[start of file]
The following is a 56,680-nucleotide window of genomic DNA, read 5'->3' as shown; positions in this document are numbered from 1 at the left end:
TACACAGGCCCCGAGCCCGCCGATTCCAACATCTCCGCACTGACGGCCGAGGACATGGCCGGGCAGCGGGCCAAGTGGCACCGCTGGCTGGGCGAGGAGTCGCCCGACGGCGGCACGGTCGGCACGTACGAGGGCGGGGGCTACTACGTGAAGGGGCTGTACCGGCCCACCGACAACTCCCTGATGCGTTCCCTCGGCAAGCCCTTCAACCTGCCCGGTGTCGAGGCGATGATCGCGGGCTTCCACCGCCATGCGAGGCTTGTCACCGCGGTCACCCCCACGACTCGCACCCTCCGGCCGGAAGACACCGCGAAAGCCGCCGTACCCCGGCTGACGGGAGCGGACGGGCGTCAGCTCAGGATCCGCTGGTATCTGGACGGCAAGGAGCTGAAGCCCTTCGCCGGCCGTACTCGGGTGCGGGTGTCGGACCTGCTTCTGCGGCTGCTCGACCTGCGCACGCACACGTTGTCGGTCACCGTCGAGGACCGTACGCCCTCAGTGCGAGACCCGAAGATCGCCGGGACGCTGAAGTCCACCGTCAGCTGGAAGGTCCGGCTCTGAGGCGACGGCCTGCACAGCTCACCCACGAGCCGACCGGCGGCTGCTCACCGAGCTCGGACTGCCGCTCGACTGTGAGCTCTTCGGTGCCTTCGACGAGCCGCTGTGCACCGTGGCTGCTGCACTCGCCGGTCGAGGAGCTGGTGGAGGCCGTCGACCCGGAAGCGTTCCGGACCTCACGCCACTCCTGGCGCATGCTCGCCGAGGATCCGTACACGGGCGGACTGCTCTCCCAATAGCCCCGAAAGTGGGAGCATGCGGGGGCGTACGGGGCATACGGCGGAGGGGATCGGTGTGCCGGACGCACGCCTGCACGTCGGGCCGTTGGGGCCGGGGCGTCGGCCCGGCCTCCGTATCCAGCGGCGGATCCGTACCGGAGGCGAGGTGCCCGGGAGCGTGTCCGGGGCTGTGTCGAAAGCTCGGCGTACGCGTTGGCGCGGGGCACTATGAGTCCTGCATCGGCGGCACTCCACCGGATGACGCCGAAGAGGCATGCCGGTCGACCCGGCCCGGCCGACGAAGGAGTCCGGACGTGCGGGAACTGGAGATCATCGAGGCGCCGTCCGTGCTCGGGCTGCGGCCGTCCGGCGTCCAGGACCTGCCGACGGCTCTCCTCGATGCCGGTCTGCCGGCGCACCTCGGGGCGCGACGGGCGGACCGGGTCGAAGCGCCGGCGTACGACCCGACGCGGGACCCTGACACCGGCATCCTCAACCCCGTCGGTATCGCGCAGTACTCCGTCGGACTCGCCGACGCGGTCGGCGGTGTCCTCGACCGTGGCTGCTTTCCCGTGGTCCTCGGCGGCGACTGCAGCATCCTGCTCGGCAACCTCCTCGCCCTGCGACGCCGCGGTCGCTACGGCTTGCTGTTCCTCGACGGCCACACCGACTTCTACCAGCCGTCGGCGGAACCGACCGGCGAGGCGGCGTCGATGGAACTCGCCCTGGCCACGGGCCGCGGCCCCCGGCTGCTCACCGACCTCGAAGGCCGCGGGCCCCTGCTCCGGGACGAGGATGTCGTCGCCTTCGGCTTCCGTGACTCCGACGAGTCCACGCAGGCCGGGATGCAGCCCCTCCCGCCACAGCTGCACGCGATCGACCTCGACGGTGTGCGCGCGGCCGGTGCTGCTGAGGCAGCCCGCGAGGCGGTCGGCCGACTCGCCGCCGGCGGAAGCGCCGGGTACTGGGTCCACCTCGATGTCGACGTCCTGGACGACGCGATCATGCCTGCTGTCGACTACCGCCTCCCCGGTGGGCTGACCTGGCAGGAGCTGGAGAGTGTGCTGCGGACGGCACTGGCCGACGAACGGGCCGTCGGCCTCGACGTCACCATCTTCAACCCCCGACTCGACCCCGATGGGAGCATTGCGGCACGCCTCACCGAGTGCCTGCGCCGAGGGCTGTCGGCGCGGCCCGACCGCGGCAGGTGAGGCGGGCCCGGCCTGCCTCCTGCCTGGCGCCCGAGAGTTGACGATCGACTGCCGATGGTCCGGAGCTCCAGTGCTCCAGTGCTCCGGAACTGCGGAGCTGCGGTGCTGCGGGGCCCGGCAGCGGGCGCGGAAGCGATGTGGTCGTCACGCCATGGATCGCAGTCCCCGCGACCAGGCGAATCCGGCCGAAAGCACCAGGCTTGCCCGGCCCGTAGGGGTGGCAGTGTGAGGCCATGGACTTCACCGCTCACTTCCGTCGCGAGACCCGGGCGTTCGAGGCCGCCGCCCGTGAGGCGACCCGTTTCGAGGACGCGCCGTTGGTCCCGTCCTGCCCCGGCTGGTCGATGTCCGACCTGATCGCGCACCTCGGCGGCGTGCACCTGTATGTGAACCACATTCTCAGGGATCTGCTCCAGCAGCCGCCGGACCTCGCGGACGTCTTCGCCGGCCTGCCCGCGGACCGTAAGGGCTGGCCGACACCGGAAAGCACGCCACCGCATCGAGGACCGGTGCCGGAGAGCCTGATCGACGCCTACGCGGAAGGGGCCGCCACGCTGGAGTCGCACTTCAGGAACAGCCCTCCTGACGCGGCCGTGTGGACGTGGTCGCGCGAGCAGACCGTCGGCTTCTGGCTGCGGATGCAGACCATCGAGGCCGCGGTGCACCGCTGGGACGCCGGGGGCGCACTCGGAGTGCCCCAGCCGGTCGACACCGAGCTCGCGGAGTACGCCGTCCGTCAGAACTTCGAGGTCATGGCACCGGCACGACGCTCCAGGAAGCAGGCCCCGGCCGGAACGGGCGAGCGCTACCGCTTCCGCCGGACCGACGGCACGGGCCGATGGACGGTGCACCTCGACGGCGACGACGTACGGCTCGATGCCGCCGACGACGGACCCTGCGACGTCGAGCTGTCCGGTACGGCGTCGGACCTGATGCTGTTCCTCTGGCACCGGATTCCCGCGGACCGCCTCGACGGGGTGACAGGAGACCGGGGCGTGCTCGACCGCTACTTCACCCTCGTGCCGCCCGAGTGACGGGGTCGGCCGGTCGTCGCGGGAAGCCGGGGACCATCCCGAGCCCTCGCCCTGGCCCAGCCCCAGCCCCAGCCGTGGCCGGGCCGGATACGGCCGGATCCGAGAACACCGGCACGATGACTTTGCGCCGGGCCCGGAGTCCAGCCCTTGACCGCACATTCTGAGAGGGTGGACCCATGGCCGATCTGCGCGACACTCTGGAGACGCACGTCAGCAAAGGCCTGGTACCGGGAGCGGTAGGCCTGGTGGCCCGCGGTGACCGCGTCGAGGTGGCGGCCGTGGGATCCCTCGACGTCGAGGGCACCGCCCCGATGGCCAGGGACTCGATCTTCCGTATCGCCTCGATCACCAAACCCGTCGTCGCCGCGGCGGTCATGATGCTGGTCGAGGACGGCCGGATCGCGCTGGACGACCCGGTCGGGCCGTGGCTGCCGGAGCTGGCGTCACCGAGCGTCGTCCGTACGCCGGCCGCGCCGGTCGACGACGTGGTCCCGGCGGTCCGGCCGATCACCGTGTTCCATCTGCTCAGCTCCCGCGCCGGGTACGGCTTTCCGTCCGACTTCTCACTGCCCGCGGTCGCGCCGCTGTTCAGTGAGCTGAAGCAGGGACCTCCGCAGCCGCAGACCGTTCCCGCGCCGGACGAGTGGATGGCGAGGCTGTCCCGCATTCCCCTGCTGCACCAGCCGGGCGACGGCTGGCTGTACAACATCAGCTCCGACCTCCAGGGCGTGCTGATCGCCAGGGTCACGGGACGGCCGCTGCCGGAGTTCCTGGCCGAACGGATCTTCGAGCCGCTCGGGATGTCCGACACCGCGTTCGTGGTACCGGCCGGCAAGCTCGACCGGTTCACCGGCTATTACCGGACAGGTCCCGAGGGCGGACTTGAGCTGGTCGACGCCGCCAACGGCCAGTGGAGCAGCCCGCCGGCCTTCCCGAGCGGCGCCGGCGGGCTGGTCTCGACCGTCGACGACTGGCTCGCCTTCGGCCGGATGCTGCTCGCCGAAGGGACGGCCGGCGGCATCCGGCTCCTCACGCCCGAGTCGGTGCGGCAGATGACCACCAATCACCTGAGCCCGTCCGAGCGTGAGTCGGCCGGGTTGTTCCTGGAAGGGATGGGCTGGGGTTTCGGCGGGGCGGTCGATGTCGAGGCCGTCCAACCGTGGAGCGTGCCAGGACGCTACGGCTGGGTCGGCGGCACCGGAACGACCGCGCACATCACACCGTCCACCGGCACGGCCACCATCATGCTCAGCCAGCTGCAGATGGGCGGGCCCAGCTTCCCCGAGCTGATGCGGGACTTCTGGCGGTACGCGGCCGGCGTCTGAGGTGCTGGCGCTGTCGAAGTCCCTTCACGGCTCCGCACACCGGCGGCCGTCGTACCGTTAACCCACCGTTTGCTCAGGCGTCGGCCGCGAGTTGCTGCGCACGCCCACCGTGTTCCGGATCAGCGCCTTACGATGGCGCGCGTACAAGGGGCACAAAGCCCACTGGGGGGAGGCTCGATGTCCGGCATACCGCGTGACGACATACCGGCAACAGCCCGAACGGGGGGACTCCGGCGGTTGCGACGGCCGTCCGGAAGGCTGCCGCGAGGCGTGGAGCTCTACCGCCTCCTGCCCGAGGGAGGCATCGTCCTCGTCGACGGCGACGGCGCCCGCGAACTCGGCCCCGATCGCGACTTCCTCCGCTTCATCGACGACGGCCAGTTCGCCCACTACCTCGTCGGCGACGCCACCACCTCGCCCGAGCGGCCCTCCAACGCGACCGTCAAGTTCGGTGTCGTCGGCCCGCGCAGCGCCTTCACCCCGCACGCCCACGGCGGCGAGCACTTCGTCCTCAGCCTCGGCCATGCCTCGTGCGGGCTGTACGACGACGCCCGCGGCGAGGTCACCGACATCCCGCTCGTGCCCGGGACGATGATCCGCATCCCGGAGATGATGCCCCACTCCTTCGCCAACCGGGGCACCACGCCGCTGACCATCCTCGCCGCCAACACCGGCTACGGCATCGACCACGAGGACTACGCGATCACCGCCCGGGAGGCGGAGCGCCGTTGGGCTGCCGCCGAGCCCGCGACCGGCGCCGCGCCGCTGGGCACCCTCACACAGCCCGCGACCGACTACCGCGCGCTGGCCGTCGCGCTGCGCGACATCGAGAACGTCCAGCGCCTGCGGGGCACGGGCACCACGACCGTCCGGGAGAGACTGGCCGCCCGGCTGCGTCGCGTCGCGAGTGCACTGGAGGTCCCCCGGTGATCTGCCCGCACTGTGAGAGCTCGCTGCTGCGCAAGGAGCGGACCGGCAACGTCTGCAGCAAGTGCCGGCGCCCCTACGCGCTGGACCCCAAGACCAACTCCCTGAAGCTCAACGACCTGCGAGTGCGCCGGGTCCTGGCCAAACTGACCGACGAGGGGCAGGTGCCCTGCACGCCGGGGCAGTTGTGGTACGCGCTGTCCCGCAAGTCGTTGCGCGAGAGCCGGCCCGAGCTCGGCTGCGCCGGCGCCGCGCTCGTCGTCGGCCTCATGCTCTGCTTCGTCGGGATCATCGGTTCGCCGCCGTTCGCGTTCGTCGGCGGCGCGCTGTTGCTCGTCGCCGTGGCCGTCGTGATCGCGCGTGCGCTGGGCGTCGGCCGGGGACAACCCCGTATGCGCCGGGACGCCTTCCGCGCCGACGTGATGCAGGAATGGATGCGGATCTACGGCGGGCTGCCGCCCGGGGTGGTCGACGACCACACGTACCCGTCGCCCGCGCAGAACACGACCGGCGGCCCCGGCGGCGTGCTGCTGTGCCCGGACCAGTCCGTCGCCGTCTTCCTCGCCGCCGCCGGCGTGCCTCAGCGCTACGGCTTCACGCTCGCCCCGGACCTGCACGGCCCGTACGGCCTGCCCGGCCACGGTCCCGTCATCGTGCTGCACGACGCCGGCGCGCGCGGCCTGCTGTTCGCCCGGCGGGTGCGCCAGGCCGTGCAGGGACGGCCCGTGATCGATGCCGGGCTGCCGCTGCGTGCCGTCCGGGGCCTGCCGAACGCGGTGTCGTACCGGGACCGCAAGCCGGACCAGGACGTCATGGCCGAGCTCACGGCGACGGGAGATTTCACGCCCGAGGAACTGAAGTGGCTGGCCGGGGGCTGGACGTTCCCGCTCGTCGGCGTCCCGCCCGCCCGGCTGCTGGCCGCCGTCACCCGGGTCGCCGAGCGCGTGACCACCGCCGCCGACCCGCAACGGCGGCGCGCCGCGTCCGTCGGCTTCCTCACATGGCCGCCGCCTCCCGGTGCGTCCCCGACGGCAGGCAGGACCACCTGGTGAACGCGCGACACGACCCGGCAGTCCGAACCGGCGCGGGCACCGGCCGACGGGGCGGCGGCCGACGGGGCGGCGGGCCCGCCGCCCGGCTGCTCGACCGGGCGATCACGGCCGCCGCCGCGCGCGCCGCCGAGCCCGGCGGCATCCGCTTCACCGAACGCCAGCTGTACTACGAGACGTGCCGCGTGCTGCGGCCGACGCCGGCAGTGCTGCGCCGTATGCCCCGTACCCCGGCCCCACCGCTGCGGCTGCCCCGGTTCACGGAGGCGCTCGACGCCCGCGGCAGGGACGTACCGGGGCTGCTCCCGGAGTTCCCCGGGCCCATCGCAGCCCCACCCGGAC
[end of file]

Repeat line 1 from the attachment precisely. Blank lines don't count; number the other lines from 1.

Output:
The following is a 56,680-nucleotide window of genomic DNA, read 5'->3' as shown; positions in this document are numbered from 1 at the left end: